NEW YORK (Reuters) - New York Governor David Paterson will introduce legislation on Thursday to make gay marriage legal, but the move faces an uncertain vote in the state’s Senate.
If the bill passes, New York would follow Connecticut, Massachusetts, Vermont and Iowa in legalizing gay marriage.
“The timing was always right,” said Paterson, a Democrat — who ordered all New York state agencies a year ago to recognize out-of-state gay marriages. “It’s just who is willing to take that step, and I am.”
Gay marriage has broad support in the Democratic-controlled State Assembly, where it passed in a vote of 85 to 61 in 2007. It was never put to a vote in the Senate while it was controlled by Republicans.
While the Democrats now hold a Senate majority for the first time in more than 40 years, it is slim — 32 to 30 — and at least one Democratic senator, Ruben Diaz, opposes gay marriage. He says the issue should be decided by a voter referendum.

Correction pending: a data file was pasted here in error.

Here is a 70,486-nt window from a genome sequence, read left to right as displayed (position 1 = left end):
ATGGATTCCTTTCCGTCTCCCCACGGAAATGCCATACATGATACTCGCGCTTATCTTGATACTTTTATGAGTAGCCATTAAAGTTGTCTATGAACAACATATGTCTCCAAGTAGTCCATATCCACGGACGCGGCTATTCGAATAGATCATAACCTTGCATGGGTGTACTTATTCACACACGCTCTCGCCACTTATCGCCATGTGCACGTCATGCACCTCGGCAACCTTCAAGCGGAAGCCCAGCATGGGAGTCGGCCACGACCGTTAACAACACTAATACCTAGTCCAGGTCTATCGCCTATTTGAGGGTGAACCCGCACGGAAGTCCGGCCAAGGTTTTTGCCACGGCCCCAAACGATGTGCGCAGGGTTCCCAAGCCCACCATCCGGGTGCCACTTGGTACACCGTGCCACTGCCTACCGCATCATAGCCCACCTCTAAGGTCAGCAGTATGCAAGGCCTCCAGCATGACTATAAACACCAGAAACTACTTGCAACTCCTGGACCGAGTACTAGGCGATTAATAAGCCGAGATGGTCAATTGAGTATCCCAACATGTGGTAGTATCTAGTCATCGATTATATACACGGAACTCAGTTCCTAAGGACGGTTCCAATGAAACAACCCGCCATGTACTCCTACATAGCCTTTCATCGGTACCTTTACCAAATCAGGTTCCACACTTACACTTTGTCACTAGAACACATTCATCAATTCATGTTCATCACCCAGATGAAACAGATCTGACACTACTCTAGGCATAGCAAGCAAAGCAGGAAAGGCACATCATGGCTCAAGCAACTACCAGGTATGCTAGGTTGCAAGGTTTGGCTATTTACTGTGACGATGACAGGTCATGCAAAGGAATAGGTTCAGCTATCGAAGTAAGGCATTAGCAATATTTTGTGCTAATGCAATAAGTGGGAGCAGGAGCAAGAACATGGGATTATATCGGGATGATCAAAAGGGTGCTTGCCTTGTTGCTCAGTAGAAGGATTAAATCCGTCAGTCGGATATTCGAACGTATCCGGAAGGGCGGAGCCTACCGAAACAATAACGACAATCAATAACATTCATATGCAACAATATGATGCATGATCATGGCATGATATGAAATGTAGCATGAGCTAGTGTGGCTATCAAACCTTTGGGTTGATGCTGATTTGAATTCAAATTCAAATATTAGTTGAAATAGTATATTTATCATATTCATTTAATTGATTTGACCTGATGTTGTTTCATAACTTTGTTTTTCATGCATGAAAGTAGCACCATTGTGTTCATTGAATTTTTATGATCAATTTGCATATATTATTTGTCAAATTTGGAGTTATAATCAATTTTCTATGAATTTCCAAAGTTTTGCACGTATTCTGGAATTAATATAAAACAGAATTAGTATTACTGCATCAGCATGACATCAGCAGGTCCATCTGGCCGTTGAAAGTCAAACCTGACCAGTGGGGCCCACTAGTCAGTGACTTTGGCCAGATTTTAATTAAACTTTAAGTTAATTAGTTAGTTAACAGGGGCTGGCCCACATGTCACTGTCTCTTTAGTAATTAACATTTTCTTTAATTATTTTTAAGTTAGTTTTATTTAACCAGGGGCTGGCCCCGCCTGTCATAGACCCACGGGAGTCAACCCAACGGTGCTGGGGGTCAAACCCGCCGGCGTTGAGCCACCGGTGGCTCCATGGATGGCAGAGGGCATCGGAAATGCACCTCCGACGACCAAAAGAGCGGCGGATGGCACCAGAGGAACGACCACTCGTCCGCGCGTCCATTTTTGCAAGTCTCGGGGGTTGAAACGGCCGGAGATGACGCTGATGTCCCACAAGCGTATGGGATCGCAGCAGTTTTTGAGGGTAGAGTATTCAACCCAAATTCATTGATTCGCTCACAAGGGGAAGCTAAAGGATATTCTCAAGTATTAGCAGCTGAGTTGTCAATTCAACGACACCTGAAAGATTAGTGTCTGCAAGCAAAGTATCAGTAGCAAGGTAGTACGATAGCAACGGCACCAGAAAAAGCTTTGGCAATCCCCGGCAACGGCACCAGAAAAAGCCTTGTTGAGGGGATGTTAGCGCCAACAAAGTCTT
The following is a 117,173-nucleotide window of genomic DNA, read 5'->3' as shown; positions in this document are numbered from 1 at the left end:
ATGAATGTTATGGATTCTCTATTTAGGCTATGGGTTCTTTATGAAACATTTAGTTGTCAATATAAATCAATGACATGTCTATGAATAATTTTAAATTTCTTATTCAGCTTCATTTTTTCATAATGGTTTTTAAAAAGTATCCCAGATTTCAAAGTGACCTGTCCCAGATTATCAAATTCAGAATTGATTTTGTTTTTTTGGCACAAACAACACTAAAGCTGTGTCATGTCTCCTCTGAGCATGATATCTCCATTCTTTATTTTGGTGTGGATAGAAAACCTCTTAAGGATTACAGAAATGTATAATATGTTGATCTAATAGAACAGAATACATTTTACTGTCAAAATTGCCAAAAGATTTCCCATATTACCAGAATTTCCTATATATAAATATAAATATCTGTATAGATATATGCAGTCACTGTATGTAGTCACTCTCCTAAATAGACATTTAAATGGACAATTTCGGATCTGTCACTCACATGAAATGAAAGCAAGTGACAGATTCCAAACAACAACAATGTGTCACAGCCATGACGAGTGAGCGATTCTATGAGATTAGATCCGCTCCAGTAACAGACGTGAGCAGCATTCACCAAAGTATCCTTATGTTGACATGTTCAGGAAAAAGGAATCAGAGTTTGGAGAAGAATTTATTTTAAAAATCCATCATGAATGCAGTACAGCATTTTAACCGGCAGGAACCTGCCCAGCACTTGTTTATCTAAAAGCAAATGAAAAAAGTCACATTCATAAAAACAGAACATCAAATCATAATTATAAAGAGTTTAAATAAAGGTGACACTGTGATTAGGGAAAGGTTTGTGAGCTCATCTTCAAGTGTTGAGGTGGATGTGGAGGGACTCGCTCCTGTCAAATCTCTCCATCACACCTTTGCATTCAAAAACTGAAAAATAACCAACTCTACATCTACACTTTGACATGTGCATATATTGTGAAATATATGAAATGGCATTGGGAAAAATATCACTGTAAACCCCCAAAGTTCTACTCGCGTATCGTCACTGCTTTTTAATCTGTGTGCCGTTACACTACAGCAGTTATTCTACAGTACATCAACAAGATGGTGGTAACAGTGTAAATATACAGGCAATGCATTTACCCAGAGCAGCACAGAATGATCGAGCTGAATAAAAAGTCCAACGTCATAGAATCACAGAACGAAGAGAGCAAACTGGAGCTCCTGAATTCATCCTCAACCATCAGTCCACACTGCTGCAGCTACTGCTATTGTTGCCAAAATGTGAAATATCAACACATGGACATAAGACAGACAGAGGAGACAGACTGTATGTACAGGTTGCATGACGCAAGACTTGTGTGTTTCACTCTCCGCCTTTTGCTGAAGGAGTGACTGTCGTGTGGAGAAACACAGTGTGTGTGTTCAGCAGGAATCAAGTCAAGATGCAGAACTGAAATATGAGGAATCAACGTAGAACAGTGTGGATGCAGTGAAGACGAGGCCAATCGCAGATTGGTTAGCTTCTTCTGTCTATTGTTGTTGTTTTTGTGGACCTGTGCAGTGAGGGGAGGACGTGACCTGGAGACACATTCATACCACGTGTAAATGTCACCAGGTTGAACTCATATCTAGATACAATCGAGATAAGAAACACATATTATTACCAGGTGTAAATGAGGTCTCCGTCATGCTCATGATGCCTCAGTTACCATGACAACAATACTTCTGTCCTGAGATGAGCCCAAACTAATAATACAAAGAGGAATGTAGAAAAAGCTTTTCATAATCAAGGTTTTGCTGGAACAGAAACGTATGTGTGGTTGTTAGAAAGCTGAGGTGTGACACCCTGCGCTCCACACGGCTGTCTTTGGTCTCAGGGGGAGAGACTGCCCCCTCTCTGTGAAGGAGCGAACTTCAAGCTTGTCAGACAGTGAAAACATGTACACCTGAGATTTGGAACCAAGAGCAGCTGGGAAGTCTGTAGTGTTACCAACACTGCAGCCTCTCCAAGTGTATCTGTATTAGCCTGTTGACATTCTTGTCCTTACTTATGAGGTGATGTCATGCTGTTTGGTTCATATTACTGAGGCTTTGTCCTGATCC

Lawmakers in New Hampshire and Maine, which already offer same-sex couples some form of legal recognition, are also considering bills to allow gay marriage.
California briefly recognized gay marriage until voters banned it in a referendum last year.
Forty-three U.S. states have laws explicitly prohibiting gay marriage, including 29 with constitutional amendments restricting marriage to one man and one woman.
Reporting by Michelle Nichols